It still is hard too. I feel like it will be many years before I finally feel comfortable. Or maybe never will!
When I was thinking up some new ideas for my podcast, my co-worker, Lusine, seemed like she’d be the perfect guest. She moved over to America from Armenia (via Russia) as a teenager, so I thought if anybody could empathise it would be her.
In this episode of Serious Chats, we talk about adjusting to living in America. Whether we’ll ever feel like Americans and how living in a new country changes our identities.
We also think about home and where we consider it to be when we’re thousands of miles from our birthplace.
You can listen on the links below, or alternatively there is a podcast player on my blog. Enjoy!
It’s been almost three months since my last blog post.
I’ve been feeling uninspired. Low on energy. Lacking the motivation to write.
A voice in my head speaks:
Uh oh. I know what that means. You’re not doing too good, Dan.
Moving to America has (and continues to be) one of the biggest challenges of my life. I thought it would be easy. But I overestimated my resilience to tough situations.
While I was back home in England, I was pretty miserable. Working a job I hated – nothing meaningful on the horizon. I turned 30 and realised more than ever that I was years behind my peers in terms of wealth, status and generally sorting my life out. Sometimes it feels like I’ve been waiting for years for my life to actually start.
When you’re in this position, it’s easy to fall into a trap.
Since I moved to America a few months ago, I’ve been unable to work. It takes months for a work visa to be processed and in that time I can’t leave the country, or do much of anything really. To save on costs, my wife and I have been living with her parents and brother.
It doesn’t matter as much as you’d think. Most houses in America are huge in comparison to the UK. Living with other people isn’t a problem. If you need some time alone you can sulk off to your own wing of the house and pretend that nobody is there with you.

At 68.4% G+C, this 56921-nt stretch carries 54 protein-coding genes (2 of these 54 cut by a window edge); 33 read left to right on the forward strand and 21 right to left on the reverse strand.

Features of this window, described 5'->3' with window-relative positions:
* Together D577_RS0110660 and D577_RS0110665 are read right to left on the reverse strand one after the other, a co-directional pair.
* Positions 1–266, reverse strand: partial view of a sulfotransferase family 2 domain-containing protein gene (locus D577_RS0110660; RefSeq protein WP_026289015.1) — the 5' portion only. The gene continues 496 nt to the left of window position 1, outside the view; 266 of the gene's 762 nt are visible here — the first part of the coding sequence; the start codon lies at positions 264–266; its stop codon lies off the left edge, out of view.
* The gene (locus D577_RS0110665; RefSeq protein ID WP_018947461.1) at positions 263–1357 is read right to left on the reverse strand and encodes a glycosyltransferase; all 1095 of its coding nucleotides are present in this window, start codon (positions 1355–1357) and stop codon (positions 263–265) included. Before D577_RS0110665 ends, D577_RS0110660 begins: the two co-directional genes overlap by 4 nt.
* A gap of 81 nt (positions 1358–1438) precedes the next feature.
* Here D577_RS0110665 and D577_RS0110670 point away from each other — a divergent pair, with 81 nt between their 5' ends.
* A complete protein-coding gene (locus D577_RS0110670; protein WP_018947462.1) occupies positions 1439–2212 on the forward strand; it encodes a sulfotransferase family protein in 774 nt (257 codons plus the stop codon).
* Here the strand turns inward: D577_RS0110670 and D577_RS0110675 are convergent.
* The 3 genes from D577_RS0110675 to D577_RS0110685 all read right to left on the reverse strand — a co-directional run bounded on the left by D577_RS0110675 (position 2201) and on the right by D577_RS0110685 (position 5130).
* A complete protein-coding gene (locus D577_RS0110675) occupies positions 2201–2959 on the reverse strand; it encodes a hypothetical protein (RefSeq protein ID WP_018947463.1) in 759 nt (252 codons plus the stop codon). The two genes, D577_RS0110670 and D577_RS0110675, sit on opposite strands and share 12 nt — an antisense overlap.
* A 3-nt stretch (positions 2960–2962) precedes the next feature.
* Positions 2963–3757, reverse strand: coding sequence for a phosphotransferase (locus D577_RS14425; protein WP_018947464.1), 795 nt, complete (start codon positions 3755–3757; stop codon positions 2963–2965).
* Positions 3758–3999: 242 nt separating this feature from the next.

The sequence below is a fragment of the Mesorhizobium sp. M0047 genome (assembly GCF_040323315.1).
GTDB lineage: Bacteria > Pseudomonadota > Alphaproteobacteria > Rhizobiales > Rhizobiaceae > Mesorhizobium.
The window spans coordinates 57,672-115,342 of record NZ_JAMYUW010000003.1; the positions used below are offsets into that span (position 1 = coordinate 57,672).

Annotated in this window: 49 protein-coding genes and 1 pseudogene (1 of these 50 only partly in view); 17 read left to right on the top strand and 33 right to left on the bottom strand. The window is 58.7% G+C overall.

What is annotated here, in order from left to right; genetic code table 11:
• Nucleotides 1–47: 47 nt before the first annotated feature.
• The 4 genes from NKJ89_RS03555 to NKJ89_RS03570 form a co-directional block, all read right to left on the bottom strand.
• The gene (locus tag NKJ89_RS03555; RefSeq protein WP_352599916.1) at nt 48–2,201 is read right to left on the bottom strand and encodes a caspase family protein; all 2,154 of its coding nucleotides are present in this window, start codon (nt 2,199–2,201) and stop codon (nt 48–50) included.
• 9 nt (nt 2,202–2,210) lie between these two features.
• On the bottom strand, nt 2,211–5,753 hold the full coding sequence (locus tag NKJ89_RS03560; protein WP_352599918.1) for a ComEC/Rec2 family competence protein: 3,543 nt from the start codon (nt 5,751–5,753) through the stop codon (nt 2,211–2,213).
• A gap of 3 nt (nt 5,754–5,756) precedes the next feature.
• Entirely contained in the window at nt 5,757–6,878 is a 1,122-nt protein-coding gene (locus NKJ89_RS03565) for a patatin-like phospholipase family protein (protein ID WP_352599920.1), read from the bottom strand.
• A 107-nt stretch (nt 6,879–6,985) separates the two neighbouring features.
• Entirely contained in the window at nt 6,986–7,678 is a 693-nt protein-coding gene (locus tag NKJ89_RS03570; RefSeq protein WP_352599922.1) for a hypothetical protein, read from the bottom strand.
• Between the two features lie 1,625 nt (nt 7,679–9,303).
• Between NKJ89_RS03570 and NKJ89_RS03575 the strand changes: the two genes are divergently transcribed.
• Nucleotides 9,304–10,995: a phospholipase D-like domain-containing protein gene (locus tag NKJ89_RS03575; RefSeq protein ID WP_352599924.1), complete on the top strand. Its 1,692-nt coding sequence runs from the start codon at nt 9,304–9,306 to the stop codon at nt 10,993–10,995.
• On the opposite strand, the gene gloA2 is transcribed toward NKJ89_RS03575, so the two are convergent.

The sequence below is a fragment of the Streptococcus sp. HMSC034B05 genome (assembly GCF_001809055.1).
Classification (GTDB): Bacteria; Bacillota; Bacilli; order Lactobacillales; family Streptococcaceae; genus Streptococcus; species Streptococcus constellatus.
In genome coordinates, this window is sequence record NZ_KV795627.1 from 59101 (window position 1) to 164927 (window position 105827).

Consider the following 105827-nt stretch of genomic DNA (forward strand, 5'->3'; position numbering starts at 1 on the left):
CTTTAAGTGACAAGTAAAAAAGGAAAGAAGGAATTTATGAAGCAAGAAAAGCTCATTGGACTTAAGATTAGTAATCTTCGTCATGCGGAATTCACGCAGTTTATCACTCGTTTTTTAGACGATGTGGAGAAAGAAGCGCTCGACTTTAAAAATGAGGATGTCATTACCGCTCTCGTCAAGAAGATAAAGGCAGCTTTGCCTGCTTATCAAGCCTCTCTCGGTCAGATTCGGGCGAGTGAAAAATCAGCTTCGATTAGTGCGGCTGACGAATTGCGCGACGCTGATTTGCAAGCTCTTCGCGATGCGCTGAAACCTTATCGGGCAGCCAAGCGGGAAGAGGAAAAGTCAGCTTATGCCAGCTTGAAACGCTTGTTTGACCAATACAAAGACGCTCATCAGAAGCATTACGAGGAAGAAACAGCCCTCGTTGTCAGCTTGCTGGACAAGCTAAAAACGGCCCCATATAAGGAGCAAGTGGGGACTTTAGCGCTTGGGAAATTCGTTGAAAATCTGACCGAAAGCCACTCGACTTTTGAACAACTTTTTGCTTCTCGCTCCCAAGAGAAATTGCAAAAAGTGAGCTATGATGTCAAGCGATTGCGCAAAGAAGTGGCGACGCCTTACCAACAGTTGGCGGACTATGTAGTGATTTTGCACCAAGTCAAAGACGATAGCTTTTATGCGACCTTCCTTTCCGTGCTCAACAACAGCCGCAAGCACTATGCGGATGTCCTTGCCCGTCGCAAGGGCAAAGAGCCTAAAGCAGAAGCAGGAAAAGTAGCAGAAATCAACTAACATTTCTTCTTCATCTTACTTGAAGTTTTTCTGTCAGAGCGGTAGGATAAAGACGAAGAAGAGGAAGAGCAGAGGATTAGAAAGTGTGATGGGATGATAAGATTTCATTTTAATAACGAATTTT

When it becomes a problem, is when you also have enough animals in the house to open a petting zoo. My wife’s family seems to collect animals like most people collect useless kitchen appliances. Instead of an ice cream maker they’ll only use twice, they get a new cat. Instead of a popcorn machine, a dog. When you have as many cats as they do, it probably seems like something you buy regularly. “Hey, don’t forget to stop by the store on the way home and get a new cat!” “Cat food. You mean cat food, right?” “No no, I mean a cat.” Continue reading Living with 5 Cats, 2 Dogs, 1 Bird, 8 Fish and 4 Humans→
Before leaving for a new life in America, I believed that moving here would be easy. Over the last two months I’ve found the adjustment to be anything but.
Numerous people back home told me how envious they were about my moving to America. To them, the idea of living in the USA reminds them of past holidays. Great food, good weather, good beer, cheap shopping. No worries. Continue reading Adjusting to Life in America→
Hotels. Restaurants. Buses. Planes. Trains. Automobiles. If you’re going to travel long-term you need to make a strict budget and you need to plan ahead. Otherwise one day you’ll wake up, find your bank account empty and you’ll have to do the last thing you want to do: go home.